Quercus Prep Quiz Show!

The most fun way we're doing memory work is... a quiz. Really! Thanks to Homestar Runner and some sound effect buzzers, it's a blast.

Wanda has her hands clasped over her joyfully agape mouth, in front of the Quiz Show intro slide.
This is what it looks like when Wanda thinks something is THE BEST THING EVER.

👍🏻 Wanda is really into Homestar Runner. IYKYK.

👍🏻 Wanda is really into slideshow presentations.¹

👎🏻 Wanda is really not into having to explain things. Which can be hard; there's a lot of explaining things in life! Wanda has a wonderful ability to express herself, but doing it on demand is a different beast, and can be excruciating for her.

👎🏻 Wanda is really not into getting things wrong. Who is? But learning how to handle being wrong about things is a pretty important skill. Perfectionism and the negative self-talk that can come with it are a common pitfall for gifted kids.

I came up with a way to honor these four things while adding more memory work to our week—and created what Wanda says is "the best school thing ever!" It's a weekly quiz, hosted by Wanda's favorite Homestar Runner characters (King of Town, Homsar, The Cheat... basically anyone who isn't the Poopsmith).

A presentation slide, saying "Quercus Prep Quiz Show! With your host, the King of Town!"
Intro slide for the Quercus Prep Quiz Show!

We do it downstairs, where we have a projector and a big pull-down screen. I set out four color-coded buzzers, each one with a goofy sound effect² ("lalala, I'm orange!" "PURPLE!" "bloooooo?!" "GREENgreen").

Four round plastic buzzers, in four colors: blue, purple, green, and orange.
Color-coded buzzers, each with a custom-recorded sound effect.

A question is displayed on the big screen, along with four color-coded possible answers. She hits a buzzer to match the answer she chooses, and I reveal the correct answer. Then the "host" comes on the screen, and says something completely ridiculous.

She loves it. Not only does she not have to explain herself to answer, she doesn't even need to say a single word. Plus, the giggling goes a long way to take the edge off when she's wrong.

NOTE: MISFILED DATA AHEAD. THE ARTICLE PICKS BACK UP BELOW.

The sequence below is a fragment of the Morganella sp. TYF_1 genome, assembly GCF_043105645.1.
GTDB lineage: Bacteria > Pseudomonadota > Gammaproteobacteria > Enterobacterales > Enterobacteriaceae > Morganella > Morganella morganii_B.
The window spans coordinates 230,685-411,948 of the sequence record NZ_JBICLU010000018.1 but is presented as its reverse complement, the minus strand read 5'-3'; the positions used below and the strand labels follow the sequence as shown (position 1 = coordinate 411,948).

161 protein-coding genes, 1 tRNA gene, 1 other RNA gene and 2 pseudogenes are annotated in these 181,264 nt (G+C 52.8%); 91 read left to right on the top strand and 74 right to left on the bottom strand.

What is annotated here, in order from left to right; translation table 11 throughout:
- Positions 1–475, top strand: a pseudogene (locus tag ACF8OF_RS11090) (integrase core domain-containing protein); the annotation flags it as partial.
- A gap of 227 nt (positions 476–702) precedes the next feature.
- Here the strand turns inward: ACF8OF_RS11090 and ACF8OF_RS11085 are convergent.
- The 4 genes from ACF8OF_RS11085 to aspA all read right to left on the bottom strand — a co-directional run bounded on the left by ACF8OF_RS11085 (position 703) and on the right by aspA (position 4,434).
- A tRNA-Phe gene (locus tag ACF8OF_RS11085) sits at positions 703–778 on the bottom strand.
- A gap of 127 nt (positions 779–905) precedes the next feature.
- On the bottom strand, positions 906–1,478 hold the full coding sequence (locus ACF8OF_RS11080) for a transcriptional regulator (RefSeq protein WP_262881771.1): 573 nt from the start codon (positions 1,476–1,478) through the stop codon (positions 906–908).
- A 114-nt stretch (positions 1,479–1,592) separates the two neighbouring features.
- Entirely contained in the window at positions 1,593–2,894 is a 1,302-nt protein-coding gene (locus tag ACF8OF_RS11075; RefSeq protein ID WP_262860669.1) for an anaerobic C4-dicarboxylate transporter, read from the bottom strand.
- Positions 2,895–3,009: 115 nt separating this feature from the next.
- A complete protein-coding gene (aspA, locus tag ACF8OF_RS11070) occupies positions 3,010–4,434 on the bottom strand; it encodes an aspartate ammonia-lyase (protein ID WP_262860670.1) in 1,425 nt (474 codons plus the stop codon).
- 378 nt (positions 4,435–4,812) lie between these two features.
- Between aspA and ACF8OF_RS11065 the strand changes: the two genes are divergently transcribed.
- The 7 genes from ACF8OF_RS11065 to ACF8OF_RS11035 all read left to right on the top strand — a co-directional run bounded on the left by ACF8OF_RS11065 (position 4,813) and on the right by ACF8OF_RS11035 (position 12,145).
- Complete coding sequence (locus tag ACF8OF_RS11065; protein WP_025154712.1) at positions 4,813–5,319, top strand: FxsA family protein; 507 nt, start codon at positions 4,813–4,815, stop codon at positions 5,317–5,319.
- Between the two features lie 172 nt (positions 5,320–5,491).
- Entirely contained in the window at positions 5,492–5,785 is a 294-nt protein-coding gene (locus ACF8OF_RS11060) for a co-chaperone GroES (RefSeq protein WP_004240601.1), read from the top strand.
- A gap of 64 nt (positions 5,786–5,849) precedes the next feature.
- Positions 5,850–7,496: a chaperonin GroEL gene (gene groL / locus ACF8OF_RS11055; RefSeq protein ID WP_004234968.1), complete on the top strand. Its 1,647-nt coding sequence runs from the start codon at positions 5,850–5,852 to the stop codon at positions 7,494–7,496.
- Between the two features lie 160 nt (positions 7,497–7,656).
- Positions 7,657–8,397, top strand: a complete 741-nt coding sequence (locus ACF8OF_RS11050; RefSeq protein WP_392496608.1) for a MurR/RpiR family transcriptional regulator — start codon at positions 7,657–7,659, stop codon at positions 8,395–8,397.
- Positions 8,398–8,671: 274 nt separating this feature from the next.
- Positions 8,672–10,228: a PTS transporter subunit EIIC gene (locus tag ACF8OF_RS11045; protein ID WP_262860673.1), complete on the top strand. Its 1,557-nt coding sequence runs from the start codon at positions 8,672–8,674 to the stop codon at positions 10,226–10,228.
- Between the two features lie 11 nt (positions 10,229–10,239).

Multiple choice quizzes don't show the strongest effect for building memory retention—the flash cards I posted about last week are better—but they have shown positive effect on long-term retention under research conditions.³ They're a perfect fit for our Fridays, when we set aside our more formal lessons to do lighter learning, play games, and generally goof around.

I do about 10 questions, all things that we have learned about at some point. I always end with a trivia question about Homestar Runner, which she is guaranteed to get right. It was easy to make the slides using Google Slides—as a matter of fact, within an hour of my surprising Wanda with our quiz, she had created her own just like mine, without any help from me. Naturally, it was about Homestar Runner trivia, and I did not ace that quiz.

¹ Wanda has become a bit of a whiz with Google Slides. She loves to feel all official by putting on a show for us on the big screen. Sometimes she does an informational presentation, but sometimes she even uses the animations to make little movies. It reminds me of how David Byrne got really into PowerPoint as an art form right at the turn of the millenium, and I love it.

² These are the same customizable buzzers people use to try to communicate with their dogs (and cats?? who are these people). You can record them to say whatever you like. They're pretty cheap and have lots of terrible reviews. I'm not betting on them to last terribly long, but they'll be fun for a while.

³ Per the book Make It Stick, by Brown, Roediger, and McDaniel.

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